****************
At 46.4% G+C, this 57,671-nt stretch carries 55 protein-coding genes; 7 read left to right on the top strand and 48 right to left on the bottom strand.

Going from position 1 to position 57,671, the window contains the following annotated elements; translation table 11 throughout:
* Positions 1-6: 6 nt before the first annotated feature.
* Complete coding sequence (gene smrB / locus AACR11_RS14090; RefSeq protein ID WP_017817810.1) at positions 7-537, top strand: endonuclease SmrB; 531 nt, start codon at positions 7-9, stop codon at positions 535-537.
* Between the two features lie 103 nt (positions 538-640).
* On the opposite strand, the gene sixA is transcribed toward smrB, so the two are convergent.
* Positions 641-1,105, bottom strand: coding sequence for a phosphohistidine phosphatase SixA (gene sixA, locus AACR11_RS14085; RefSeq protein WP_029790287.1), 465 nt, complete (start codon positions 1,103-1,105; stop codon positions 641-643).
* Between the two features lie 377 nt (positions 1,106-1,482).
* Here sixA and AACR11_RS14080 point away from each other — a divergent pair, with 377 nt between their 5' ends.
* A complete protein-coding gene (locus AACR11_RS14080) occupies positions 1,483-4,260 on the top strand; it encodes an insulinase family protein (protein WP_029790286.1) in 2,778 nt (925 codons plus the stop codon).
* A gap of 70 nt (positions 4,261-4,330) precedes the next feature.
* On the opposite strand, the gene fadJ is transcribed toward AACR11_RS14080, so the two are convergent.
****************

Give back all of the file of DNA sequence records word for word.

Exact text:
At 46.4% G+C, this 57,671-nt stretch carries 55 protein-coding genes; 7 read left to right on the top strand and 48 right to left on the bottom strand.

Going from position 1 to position 57,671, the window contains the following annotated elements; translation table 11 throughout:
* Positions 1-6: 6 nt before the first annotated feature.
* Complete coding sequence (gene smrB / locus AACR11_RS14090; RefSeq protein ID WP_017817810.1) at positions 7-537, top strand: endonuclease SmrB; 531 nt, start codon at positions 7-9, stop codon at positions 535-537.
* Between the two features lie 103 nt (positions 538-640).
* On the opposite strand, the gene sixA is transcribed toward smrB, so the two are convergent.
* Positions 641-1,105, bottom strand: coding sequence for a phosphohistidine phosphatase SixA (gene sixA, locus AACR11_RS14085; RefSeq protein WP_029790287.1), 465 nt, complete (start codon positions 1,103-1,105; stop codon positions 641-643).
* Between the two features lie 377 nt (positions 1,106-1,482).
* Here sixA and AACR11_RS14080 point away from each other — a divergent pair, with 377 nt between their 5' ends.
* A complete protein-coding gene (locus AACR11_RS14080) occupies positions 1,483-4,260 on the top strand; it encodes an insulinase family protein (protein WP_029790286.1) in 2,778 nt (925 codons plus the stop codon).
* A gap of 70 nt (positions 4,261-4,330) precedes the next feature.
* On the opposite strand, the gene fadJ is transcribed toward AACR11_RS14080, so the two are convergent.